The hunt for the patent oyster goes on. In fact, it intensifies. On Sunday 11th September 2016 I bought at least two new oyster openers, possibly three, as seen below. Then on the 18th I bought another one, as seen even further below. Worse, the latest one is electric, so I now need not just patent oysters, but electric patent oysters.

The reason I say "possibly three" is that I don't know whether the tool with the big beak, the adjustable pivots and the split jaw opposite the beak is an oyster opener or not. It was sold to me (for a euro) as a tool for opening preserving jars, but I can't see how on earth it could do that either. My default assumption nowadays is that any completely incomprehensible tool that looks as if it could be used for opening oysters was probably designed to do exactly that. 

Anyway, I bought half a dozen oysters for 3€, call it £2.50 or $3.50, from the oyster-wallah in St. Jouin de Marnes on Saturday 17th, and had them for brunch. A bottle of Cava, shared with Frances, was near enough the same again at 2.99€ from Noz, the remainder store. She had a third of a packet smoked trout at 4.95€ the packet, because a few years ago she developed an allergy to oysters; call it 1.70€ for the trout . Add in some bread and butter and it was a pretty luxurious breakfast for two people for under 10€: maybe £8.50 or $11. It tasted all the better because I was feeling extremely virtuous, having cycled to St. Jouin and back, about 6.5km or close to 4 miles for the round trip. I now manage the trip about three times a week. Admittedly in 1978 I used to commute 8.4 miles (over 13 km) by bicycle each way, two to four times a week (I don't think I ever managed five), but that's a long time ago. Just under 40 years, which is a sobering thought. 

Back home, with the Cava opened, I started to attack the defenceless oysters. The tool with the big beak was no use, regardless of how I set the pivots, so I moved on to one of the pairs of bent scissors.At the vide-grenier I had already agreed to pay a euro for one, and then, after we'd discussed the best way to open oysters, he threw in the other for nothing. After all, we both reckoned that they were probably useless and that a plain oyster knife worked best.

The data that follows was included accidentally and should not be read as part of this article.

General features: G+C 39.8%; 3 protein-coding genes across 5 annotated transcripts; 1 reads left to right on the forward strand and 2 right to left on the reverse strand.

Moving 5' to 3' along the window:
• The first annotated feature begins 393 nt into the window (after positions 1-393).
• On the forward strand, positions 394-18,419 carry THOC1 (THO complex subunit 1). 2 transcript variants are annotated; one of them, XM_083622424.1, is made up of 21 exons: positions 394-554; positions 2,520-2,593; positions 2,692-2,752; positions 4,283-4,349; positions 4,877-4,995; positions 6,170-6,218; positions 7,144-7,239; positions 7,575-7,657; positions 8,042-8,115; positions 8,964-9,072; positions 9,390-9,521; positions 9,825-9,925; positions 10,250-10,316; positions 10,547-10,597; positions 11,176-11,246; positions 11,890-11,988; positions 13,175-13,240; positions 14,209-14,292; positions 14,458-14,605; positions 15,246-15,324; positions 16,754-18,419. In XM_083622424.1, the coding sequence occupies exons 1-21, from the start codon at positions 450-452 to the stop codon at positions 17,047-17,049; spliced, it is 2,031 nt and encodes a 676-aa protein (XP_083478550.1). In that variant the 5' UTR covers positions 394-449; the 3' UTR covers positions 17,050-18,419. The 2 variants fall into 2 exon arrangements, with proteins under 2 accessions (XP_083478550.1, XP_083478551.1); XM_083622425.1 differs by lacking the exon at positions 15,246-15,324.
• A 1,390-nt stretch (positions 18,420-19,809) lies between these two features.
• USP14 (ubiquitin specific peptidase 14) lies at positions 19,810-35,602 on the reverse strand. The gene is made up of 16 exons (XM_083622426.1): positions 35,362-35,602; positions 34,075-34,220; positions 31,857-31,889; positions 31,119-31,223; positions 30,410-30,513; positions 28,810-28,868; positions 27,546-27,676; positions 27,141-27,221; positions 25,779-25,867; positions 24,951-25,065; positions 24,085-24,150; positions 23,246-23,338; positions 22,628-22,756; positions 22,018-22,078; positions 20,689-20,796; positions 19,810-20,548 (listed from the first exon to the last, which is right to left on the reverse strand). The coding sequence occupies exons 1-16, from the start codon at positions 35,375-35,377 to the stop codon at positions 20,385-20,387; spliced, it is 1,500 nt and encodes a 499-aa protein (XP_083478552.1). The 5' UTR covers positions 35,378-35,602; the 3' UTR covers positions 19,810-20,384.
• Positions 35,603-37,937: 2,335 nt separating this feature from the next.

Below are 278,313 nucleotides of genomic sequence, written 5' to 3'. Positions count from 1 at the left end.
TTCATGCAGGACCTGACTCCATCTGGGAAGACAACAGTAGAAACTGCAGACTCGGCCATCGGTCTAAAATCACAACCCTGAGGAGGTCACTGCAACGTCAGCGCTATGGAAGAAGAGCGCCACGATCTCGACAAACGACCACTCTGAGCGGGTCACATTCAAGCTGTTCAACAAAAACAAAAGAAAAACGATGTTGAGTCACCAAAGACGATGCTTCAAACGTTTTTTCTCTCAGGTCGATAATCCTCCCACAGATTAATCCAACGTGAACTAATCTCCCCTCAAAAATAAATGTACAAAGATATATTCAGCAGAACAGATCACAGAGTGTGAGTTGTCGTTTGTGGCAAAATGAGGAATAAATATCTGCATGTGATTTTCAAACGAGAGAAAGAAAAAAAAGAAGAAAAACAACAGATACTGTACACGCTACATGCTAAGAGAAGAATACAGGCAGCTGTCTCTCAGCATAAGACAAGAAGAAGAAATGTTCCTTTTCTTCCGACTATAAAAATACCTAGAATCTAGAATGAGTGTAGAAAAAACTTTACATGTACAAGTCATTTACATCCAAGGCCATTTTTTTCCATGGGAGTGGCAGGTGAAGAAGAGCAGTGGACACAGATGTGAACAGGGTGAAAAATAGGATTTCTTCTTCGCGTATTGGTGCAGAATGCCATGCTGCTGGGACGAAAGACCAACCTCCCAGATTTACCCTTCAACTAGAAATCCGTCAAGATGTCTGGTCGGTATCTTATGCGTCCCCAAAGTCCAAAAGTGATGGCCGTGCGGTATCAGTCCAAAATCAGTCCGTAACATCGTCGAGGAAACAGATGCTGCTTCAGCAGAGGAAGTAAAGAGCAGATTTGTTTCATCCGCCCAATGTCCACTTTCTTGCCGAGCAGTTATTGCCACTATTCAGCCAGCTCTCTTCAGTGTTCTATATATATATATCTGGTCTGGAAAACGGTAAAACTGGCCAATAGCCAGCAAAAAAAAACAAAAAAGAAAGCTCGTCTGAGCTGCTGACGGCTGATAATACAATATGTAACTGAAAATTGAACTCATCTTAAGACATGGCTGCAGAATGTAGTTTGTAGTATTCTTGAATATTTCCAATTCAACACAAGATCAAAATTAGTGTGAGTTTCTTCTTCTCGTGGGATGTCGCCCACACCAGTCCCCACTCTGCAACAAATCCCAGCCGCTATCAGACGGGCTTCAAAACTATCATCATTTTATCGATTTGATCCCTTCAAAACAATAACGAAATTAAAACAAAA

The idea is that you use the bend in the scissors to snip a bit out of the edge of the oyster, then force the blade(s) into the gap for the traditional push-slide-and-twiddle.To my astonishment, it worked first time. I forget which of the two tools I used first, but when I tried the other, it worked equally well. I was amazed. Perhaps I had found the patent oyster at last. I allowed myself the fleeting thought that because these were 6€ a dozen instead of the ones I usually buy at 7.50€ a dozen, they might be easier to open; but when I tried the third, I was disabused, The shell broke in half. This is the fundamental problem with any form of oyster opener that relies on damaging the shell: a damaged shell breaks easier. 

By the time I got to the seventh (my oyster-wallah works in bakers' half-dozens as well as bakers' dozens) I was using both the oyster-scissors and (yet again) a conventional oyster knife. The two together were a slight improvement on the oyster knife alone, but only very slight.

Then, the day after I bought the oysters, I found another electric oyster knife, as seen below. These work just like an ordinary oyster knife, with the addition of a high-speed but very low-magnitude vibration of the blade. The only reason I bought this one, for a thoroughly extravagant 5€ (given that I already had one), was the wooden oyster-holder that hooks over the edge of the table.

Next Saturday I'll have to buy half a dozen (=7) more oysters, probably the top of the line at 7.50€ a dozen. I'll try the new wooden oyster-holder with both the electric opener and a conventional oyster knife, and compare it with the alternatives, which are wrapping my hand in a towel or wearing a chain-mail gauntlet (honestly!). Or of course going bare-handed and risking gashing my hand if the knife slips. If and when I get around to it, I'll let you know the results.

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Words and pictures copyright (c) Roger Hicks 2016